I didn’t know what to expect. Images of Anthony Hopkins playing Dr Kellogg in The Road to Wellville merged bizarrely with Carry On Camping – only up-scale – when I signed myself up for a five-day Asian Bliss package at the multi-award winning wellness sanctuary and holistic spa Kamalaya Koh Samui. By the third day of my stay, I realised it was nothing like either. I was not alone in my misconception.
“It’s not as I anticipated,” Karen, an Australian expat executive living in Malaysia, confesses to me as she awaits a spa treatment. “I didn’t realise I had so many unresolved issues.”
Before I could determine why Karen had chosen to resolve her issues at Kamalaya rather than over a glass of chilled pinot grigio with friends, I was whisked off to an Ayurvedic massage – a flimsy brown sarong protecting my modesty.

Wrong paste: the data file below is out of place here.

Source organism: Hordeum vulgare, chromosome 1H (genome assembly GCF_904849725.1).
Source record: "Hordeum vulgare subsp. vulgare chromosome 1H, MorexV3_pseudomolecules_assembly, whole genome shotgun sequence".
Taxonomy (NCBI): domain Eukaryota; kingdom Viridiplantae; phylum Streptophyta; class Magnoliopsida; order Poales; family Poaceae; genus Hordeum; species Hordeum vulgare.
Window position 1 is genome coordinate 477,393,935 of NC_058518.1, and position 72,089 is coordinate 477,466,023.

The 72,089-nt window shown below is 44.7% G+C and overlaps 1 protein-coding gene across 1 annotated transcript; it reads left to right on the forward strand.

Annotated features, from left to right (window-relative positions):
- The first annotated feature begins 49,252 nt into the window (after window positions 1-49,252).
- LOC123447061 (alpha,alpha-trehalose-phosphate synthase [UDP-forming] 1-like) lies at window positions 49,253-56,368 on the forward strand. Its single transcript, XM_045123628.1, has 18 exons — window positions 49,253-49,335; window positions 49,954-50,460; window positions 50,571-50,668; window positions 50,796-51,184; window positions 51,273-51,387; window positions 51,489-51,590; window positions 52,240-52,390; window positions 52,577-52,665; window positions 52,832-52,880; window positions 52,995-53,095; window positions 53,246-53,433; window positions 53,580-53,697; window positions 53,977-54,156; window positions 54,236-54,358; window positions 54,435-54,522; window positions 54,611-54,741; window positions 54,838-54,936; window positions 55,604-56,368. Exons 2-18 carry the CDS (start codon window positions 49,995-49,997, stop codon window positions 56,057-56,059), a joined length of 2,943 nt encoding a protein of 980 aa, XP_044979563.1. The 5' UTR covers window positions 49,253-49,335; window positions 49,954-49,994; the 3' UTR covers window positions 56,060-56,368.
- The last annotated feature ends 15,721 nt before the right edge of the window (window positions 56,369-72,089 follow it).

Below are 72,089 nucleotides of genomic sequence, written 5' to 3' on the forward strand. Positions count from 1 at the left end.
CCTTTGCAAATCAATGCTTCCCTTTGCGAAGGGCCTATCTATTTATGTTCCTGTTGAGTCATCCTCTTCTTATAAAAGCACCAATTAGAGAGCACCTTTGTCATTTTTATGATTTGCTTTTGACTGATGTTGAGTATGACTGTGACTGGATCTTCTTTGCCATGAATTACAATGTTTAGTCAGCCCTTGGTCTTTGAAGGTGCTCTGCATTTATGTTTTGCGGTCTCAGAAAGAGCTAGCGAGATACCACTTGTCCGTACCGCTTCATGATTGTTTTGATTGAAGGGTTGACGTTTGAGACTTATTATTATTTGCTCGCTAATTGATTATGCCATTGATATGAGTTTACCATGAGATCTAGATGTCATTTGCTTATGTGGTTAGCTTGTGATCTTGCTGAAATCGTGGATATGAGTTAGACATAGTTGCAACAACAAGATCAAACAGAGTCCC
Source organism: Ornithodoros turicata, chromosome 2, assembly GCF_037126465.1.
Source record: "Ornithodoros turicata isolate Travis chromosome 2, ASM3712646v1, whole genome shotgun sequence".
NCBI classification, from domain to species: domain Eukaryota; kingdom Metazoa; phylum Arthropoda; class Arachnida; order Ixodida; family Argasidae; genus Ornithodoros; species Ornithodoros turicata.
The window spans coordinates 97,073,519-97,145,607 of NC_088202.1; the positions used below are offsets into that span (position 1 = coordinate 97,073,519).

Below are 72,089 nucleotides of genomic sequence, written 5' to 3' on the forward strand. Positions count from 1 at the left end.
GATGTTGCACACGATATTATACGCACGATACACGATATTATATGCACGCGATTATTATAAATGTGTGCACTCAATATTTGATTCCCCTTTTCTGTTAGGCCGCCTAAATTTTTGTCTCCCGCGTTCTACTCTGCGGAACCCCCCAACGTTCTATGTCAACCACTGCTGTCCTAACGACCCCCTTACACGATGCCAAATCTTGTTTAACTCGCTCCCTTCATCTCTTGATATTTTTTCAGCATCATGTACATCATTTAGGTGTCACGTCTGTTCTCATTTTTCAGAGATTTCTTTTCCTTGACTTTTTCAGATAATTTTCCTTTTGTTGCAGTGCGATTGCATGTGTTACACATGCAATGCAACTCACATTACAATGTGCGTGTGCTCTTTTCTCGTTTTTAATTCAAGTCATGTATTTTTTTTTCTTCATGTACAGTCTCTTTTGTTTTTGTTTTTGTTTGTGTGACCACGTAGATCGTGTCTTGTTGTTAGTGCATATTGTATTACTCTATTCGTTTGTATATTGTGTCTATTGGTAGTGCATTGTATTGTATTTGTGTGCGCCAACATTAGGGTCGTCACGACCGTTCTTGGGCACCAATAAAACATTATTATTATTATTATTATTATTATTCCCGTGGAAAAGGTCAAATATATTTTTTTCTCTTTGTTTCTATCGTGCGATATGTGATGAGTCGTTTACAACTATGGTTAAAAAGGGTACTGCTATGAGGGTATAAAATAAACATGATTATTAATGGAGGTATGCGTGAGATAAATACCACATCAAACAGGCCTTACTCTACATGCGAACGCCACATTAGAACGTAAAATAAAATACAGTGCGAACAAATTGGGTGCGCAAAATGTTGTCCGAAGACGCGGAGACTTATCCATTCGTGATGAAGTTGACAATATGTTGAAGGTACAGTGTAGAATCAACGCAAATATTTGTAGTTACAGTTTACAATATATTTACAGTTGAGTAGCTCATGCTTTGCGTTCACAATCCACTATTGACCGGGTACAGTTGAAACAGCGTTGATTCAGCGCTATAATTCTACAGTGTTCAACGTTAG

According to Kamalaya’s managing director, Marc-Antoine Cornaz, Karen’s reaction is typical of many first-time visitors. Sharing lunch by the pool – a delightful cucumber and melon salad that would become my mainstay over ensuing days – he explains that many guests come to seek a cure for something, only to discover that their ill lies much deeper.
“The biggest progress is made when you can let go of certain emotional blockages,” he says. “Because of such unresolved emotions, major imbalances on an emotional level are very, very often behind physical pain or chronic issues.”